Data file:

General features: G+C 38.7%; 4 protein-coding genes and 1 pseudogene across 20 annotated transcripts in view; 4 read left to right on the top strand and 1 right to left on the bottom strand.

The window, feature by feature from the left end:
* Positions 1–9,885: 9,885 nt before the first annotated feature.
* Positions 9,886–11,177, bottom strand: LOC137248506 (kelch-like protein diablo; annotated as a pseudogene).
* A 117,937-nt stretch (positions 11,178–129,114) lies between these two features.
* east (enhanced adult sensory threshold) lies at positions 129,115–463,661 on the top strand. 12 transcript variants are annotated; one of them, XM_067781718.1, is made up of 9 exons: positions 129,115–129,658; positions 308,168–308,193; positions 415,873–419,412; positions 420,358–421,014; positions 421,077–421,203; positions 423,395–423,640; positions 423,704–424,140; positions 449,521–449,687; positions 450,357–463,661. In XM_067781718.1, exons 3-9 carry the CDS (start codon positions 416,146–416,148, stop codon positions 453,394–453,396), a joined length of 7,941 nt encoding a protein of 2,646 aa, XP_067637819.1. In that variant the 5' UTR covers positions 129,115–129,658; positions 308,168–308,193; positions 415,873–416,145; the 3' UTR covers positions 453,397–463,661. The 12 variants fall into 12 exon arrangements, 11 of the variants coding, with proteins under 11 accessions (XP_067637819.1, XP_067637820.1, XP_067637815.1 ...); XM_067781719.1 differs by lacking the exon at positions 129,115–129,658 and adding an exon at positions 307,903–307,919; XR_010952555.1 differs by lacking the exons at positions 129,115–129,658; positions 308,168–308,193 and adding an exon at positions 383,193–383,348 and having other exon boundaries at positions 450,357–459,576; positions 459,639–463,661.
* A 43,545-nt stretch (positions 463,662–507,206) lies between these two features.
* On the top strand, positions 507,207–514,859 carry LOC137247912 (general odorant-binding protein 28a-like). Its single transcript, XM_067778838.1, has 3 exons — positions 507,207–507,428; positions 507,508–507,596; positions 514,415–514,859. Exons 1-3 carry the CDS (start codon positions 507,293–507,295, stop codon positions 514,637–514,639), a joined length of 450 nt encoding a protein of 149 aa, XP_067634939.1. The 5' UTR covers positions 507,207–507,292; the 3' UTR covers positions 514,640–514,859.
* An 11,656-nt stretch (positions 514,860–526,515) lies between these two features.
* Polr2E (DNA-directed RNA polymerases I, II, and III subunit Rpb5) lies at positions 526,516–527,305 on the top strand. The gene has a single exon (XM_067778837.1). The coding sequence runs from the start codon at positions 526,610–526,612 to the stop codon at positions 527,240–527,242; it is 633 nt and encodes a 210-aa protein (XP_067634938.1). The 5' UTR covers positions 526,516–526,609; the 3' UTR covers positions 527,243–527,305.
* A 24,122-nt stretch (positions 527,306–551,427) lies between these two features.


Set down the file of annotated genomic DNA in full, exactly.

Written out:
General features: G+C 38.7%; 4 protein-coding genes and 1 pseudogene across 20 annotated transcripts in view; 4 read left to right on the top strand and 1 right to left on the bottom strand.

The window, feature by feature from the left end:
* Positions 1–9,885: 9,885 nt before the first annotated feature.
* Positions 9,886–11,177, bottom strand: LOC137248506 (kelch-like protein diablo; annotated as a pseudogene).
* A 117,937-nt stretch (positions 11,178–129,114) lies between these two features.
* east (enhanced adult sensory threshold) lies at positions 129,115–463,661 on the top strand. 12 transcript variants are annotated; one of them, XM_067781718.1, is made up of 9 exons: positions 129,115–129,658; positions 308,168–308,193; positions 415,873–419,412; positions 420,358–421,014; positions 421,077–421,203; positions 423,395–423,640; positions 423,704–424,140; positions 449,521–449,687; positions 450,357–463,661. In XM_067781718.1, exons 3-9 carry the CDS (start codon positions 416,146–416,148, stop codon positions 453,394–453,396), a joined length of 7,941 nt encoding a protein of 2,646 aa, XP_067637819.1. In that variant the 5' UTR covers positions 129,115–129,658; positions 308,168–308,193; positions 415,873–416,145; the 3' UTR covers positions 453,397–463,661. The 12 variants fall into 12 exon arrangements, 11 of the variants coding, with proteins under 11 accessions (XP_067637819.1, XP_067637820.1, XP_067637815.1 ...); XM_067781719.1 differs by lacking the exon at positions 129,115–129,658 and adding an exon at positions 307,903–307,919; XR_010952555.1 differs by lacking the exons at positions 129,115–129,658; positions 308,168–308,193 and adding an exon at positions 383,193–383,348 and having other exon boundaries at positions 450,357–459,576; positions 459,639–463,661.
* A 43,545-nt stretch (positions 463,662–507,206) lies between these two features.
* On the top strand, positions 507,207–514,859 carry LOC137247912 (general odorant-binding protein 28a-like). Its single transcript, XM_067778838.1, has 3 exons — positions 507,207–507,428; positions 507,508–507,596; positions 514,415–514,859. Exons 1-3 carry the CDS (start codon positions 507,293–507,295, stop codon positions 514,637–514,639), a joined length of 450 nt encoding a protein of 149 aa, XP_067634939.1. The 5' UTR covers positions 507,207–507,292; the 3' UTR covers positions 514,640–514,859.
* An 11,656-nt stretch (positions 514,860–526,515) lies between these two features.
* Polr2E (DNA-directed RNA polymerases I, II, and III subunit Rpb5) lies at positions 526,516–527,305 on the top strand. The gene has a single exon (XM_067778837.1). The coding sequence runs from the start codon at positions 526,610–526,612 to the stop codon at positions 527,240–527,242; it is 633 nt and encodes a 210-aa protein (XP_067634938.1). The 5' UTR covers positions 526,516–526,609; the 3' UTR covers positions 527,243–527,305.
* A 24,122-nt stretch (positions 527,306–551,427) lies between these two features.